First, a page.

One box of mix makes 4 dozen balls.

    Make cake balls for an Easter treat, an anytime sweet, and a last-minute treat if someone drops by for coffee. By the time you brew the coffee, the cake balls can be ready. With Baby Cakes, it’s always party time.

    It’s also a fun gift for teens and tweens, who can make cake pops and cake balls for their friends.

    And, you can make “cake” in hot summer months without turning on the oven.

     

    The cake pop maker, which bakes 12 cake balls at a time, is $25.20 on Amazon.com. It includes:

  • 75 cake pop sticks and a filling injector
  • Recipes, a plastic cake pop stand and a fork tool for removing the balls without tearing them.
  •  
    You can buy a more elaborate cake pops serving tray for parties, and this much more glamorous cake pop tower.

    BAKING TIPS

  • Let the cake mix sit in the bowl for a few minutes, so it can start to rise.
  • Even though the baking plates are nonstick, lightly grease/spray the pan before adding the batter.
  • It may take a couple of tries to learn how high to fill the cups before baking in order to achieve perfection.
  • Be sure the lid is closed straight (or the balls can come out lopsided).
  • Save the styrofoam packing to hold cake pops as you dip them. Just make holes with an ice pick.
  •  

    175-best-babycakes-cake-pops-230

    Treat yourself to a recipe book like this one for decorating inspiration.

     

    There are several cake pops recipe books that show many ways to decorate cake pops—even if you’re not particularly dextrous.

    Then, you’re set for many hours of food fun.

      

    Comments

    TIP OF THE DAY: Coffee Milk

    coffee-milk-davescoffeesyrup-230

    Coffee milk is a simple and delicious union of milk and coffee syrup. Photo courtesy Dave’s Coffee Store.

     

    Coffee lovers, and especially iced coffee lovers: Have you had coffee milk, the official* state drink of Rhode Island?

    Like chocolate milk, coffee milk is made by adding coffee syrup to cold milk. If you like iced coffee with sugar and a lot of milk, coffee milk is the easy way to make it at home. There’s no brewing, no need to keep a container of iced coffee in the fridge. Just pour a glass of milk, add coffee syrup and stir.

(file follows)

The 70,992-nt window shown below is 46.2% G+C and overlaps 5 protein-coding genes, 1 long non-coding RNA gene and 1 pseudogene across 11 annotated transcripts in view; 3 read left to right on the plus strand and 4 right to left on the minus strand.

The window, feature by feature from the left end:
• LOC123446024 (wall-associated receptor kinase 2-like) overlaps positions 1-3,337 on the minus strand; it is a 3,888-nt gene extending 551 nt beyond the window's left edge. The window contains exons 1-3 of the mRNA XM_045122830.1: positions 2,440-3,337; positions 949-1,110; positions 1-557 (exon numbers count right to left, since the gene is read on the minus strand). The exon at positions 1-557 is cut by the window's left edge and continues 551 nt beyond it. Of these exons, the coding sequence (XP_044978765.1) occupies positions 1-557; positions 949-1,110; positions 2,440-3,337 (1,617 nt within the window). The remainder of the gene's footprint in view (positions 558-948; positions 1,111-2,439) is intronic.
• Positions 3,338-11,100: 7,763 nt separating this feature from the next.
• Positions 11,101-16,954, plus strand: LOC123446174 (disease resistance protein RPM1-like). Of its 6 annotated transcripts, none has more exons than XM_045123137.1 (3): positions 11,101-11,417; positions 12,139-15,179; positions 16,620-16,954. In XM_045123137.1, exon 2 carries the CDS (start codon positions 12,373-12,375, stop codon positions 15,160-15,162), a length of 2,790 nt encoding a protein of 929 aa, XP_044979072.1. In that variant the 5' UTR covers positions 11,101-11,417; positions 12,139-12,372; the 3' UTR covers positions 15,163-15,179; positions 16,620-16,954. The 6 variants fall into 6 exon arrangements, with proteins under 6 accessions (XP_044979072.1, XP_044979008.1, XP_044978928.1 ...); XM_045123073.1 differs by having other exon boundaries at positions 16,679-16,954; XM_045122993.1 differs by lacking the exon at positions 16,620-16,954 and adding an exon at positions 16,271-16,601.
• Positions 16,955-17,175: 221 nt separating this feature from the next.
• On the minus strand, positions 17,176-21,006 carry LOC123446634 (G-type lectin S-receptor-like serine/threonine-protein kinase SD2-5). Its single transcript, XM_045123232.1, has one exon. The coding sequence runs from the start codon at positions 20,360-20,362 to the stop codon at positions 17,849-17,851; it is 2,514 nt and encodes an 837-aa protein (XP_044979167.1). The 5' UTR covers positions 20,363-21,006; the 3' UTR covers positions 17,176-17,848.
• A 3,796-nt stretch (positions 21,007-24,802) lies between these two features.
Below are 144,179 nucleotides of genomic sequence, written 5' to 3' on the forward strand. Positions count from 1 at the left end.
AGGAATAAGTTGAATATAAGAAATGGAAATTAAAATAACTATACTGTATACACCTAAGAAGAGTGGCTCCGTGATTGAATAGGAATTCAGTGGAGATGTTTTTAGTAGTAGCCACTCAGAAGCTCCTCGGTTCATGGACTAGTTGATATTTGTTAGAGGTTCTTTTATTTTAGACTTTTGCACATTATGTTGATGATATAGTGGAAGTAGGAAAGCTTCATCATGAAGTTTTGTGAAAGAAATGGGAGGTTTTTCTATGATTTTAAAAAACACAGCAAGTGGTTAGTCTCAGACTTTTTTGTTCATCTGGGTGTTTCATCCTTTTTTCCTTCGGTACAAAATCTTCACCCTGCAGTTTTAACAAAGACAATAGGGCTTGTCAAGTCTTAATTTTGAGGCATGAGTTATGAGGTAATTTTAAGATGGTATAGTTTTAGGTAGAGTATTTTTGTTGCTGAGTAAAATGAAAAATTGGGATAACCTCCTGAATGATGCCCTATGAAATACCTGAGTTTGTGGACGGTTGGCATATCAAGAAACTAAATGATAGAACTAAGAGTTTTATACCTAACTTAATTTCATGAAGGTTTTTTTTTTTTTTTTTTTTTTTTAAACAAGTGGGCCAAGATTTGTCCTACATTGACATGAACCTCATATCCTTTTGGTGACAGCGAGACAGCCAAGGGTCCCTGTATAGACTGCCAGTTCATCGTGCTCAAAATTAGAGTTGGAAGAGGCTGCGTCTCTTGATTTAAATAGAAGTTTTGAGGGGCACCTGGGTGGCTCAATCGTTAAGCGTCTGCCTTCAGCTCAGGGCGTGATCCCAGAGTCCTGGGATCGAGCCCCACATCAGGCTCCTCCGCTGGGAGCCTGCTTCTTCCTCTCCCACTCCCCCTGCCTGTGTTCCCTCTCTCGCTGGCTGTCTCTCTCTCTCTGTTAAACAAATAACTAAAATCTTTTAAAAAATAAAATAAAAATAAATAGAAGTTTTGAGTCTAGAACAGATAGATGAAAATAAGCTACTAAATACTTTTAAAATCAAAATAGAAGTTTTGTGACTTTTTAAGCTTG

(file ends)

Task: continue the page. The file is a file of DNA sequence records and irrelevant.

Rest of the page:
It also works for people who prefer alternatives to cow’s milk.

    Top quality coffee syrup is a sweetened coffee concentrate made from fresh-roasted coffee beans. It is produced by straining water and sugar through ground coffee. (Supermarket brands tend to be artificially flavored.)

    While the precise origin of coffee milk is unclear, several sources trace it back to the turn of the 20th century in Providence’s immigrant Italian population.

    The first coffee syrup was introduced by the Silmo Packing Company of New Bedford, Massachusetts in 1932. In 1938, Eclipse Food Products of Warwick, Rhode Island began to promote a coffee syrup product; Autocrat Coffee of Lincoln, Rhode Island came to market in the 1940s.

     
    In addition to the syrup form, coffee milk can be found ready-to-drink in store dairy cases, at diners and in university dining halls. [Source: Wikipedia]

    USES FOR COFFEE SYRUP

    In addition to coffee milk, you can use the syrup for:

  • Baking
  • Cocktails and mocktails
  • Dessert sauce
  • Glazes (check out this list of recipes for fish, meat, poultry and veggies)
  • Granita
  • Hot coffee drink
  • Shakes and smoothies
  • Pancake/waffle syrup
  •  
    *Rhode Island named coffee milk its official state beverage in 1993, after a competition with Del’s Lemonade, another Rhode Island specialty.

     

    DAVE’S COFFEE SYRUP

    Dave’s Coffee is a certified organic coffee roaster that operates an espresso bar and bakery in Charlestown, Rhode Island. The coffee syrup is an all natural artisan product made:

  • With real sugar—no HFCS or artificial sweeteners
  • With only its natural color from the beans—no added caramel color
  • In Original, Mocha and Vanilla flavors
  •